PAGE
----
Metro’s current capacity woes are the result of fallout from the 2008 recession. Through 2014, a steep drop in taxes funding Metro forced implementation of austerity measures that made it difficult for Metro to keep up with population growth and service demand.

Increases in revenue in 2017/18, as well projected increases in 2019/20, are allowing Metro to finally make investments in long-term capacity to build its services, including new and expanded bases, layover facilities, information technology, and systems to support the transition to all‐electric buses. 

But financial problems may be looming ahead for Metro. Reliant on sales tax to fund approximately 50% of operations, Metro is vulnerable to fluctuations in sales tax revenue, as well as sales tax fatigue among residents. Additionally, the City of Seattle’s transportation benefit district, which supports about 400,000 transit service hours, will expire in 2020–although the City is planning to renew it.

Despite the difficult reality of Metro’s current economic situation, Serebrin has identified some bright spots in the proposed 2019/20 budget, notably in the area of increased engagement with community organizations that represent underserved communities and new programs for low-income riders. 

In addition to expansion of ORCA LIFT, a program that provides reduced price transit passes, the County has proposed piloting a very low-income fare program that would operate on a sliding scale, targeting riders who cannot afford ORCA LIFT. “This proposed program resulted from a real understanding of fare evasion,” said Serebrin, “which is that many people simply can’t afford to pay their fare.”

Recognizing the County’s budget limitations, advocacy organizations like Transportation Choices have chosen to focus on small, but impactful measures such as increased funding for safe routes to transit and support of non-motorized access to transit through expansion of bicycle parking at transit sites.

“We’ve had a great time working with Metro on these programs,” Serebrin said. “And we look forward to doing more with our partners there in the future.”

Abbey Lincoln Road Court, one of LIHI’s affordable housing development, includes 68 units targeting people who earn 50-60% of the area median income.  Photo credit: Low Income Housing Institute (LIHI)

Funding For Housing and Homelessness Remains Inadequate and Contentious

Statistics related to King County’s housing and homelessness crisis continue to shock. The January 2018 Point in Time Count found 12,112 homeless individuals, a 4% increase over the previous year. An independent report released in May by the consulting firm McKinsey and Company estimated that in order to adequately address the homelessness crisis the County would need to increase its current spending to $410 million in order to fund the creation of up to 14,000 housing units affordable for people experiencing homelessness.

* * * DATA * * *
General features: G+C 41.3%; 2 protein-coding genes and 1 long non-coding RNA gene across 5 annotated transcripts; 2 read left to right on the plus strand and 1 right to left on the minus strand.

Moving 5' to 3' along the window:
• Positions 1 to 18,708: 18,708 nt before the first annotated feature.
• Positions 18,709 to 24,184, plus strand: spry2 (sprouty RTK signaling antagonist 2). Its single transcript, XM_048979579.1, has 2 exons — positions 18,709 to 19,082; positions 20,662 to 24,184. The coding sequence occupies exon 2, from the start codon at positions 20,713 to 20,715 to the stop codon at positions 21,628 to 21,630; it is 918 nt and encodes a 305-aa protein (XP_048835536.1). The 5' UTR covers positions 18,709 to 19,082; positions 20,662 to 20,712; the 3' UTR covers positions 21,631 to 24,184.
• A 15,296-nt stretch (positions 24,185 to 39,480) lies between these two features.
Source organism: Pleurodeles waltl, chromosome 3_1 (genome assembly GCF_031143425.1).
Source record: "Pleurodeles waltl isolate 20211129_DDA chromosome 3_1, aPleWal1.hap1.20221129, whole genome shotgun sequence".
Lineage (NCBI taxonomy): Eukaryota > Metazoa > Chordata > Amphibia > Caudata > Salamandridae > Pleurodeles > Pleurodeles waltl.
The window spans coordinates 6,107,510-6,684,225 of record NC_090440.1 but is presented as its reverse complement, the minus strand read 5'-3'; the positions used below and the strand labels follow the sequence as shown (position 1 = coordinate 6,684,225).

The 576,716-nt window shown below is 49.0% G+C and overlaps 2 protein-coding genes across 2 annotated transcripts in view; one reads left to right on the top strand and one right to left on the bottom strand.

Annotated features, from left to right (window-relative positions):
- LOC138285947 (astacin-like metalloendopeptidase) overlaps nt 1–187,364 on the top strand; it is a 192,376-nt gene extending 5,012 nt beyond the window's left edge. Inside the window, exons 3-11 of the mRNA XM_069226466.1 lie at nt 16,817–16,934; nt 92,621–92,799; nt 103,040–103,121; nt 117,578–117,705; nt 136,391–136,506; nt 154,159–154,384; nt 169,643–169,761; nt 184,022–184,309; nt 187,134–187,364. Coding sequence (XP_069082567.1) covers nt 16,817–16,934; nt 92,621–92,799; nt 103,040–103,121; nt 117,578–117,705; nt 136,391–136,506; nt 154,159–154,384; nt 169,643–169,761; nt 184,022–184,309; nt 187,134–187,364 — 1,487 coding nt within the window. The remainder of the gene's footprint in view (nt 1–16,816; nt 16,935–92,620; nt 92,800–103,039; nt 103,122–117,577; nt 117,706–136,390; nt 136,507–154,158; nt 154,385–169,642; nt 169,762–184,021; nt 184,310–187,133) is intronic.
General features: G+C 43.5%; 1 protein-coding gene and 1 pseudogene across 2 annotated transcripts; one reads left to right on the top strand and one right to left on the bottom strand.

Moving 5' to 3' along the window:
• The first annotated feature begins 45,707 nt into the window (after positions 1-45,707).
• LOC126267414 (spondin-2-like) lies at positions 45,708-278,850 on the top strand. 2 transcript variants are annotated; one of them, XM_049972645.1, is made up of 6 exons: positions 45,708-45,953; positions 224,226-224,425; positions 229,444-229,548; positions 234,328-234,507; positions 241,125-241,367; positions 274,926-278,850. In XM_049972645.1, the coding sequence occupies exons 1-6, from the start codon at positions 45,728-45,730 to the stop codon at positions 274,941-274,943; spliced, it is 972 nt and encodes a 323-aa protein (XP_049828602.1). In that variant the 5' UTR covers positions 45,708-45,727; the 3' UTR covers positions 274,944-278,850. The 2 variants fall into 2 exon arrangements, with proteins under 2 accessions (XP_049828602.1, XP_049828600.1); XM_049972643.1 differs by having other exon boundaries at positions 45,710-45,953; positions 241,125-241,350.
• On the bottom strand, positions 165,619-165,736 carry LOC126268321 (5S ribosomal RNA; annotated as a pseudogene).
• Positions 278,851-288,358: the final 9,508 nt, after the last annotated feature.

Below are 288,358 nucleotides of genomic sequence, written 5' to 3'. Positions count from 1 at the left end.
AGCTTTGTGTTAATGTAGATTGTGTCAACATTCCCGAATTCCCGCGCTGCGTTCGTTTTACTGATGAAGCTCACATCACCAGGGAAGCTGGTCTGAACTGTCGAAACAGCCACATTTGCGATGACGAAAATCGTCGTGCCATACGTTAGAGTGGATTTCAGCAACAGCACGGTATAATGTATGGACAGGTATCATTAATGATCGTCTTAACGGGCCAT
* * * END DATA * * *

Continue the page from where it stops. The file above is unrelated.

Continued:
When those figures are placed in contrast to the “additional revenue to respond to the challenge of homelessness” listed in the proposed 2019/20 budget, the glaring issue of the County’s inability to raise revenue becomes apparent.

Proposed allocations include an increase in document recording fees that is expected to generate about $10 million for the biennium, a $3 million biennial increase in the State’s Consolidated Homeless Grant, $5 million for affordable housing generated as part of the sale of Convention Place Station, and about $9 million in the biennium from an expansion of the hotel/motel tax. The two latter sources are dedicated to building affordable housing and thus are only indirectly related to homelessness.

While the addition of the $135 million approved for affordable housing by the King County Council in September, brings the County closer to the $410 million target, the funding falls short.

Additionally, affordable housing advocates have concerns about how the money will be spent and how long it will take for funds to be distributed. 

“There is simply not enough money in the County budget for permanent supportive housing,” said Sharon Lee, Executive Director, of the Low Income Housing Institute (LIHI). “We do not have sufficient rental housing to meet the needs of people transitioning out of homelessness. I’m very disappointed that the budget does not address pathway for stable housing.”

Lee is also concerned about the slow pace of fund current distribution to nonprofit developers and housing providers.

“In 2018 we have had many different agencies all competing for just $7 million in transit oriented housing,” Lee said. “The current bureaucratic system dribbles out the money too slowly to be effective. We are ready to building affordable housing. The County should be more responsive.”

The County has also prioritized investments in emerging strategies, for creating homeless housing, such as modular housing, instead of investing in strategies that are already being employed by agencies such as tiny house villages and providing support to people living in their cars. According to the most recent one night count, the number of people living in their cars in King Count increased by 46% between 2017 and 2018 alone.  

County Seeks Public Comment on Budget Priorities

The County is currently collecting public comments and surveys on the proposed 2019-20. At this time no deadline for public comment has been set, although it is expected that the budget will be finalized by Thanksgiving. To learn more about the budget and submit your feedback, go to the King County Connects website following the link provided here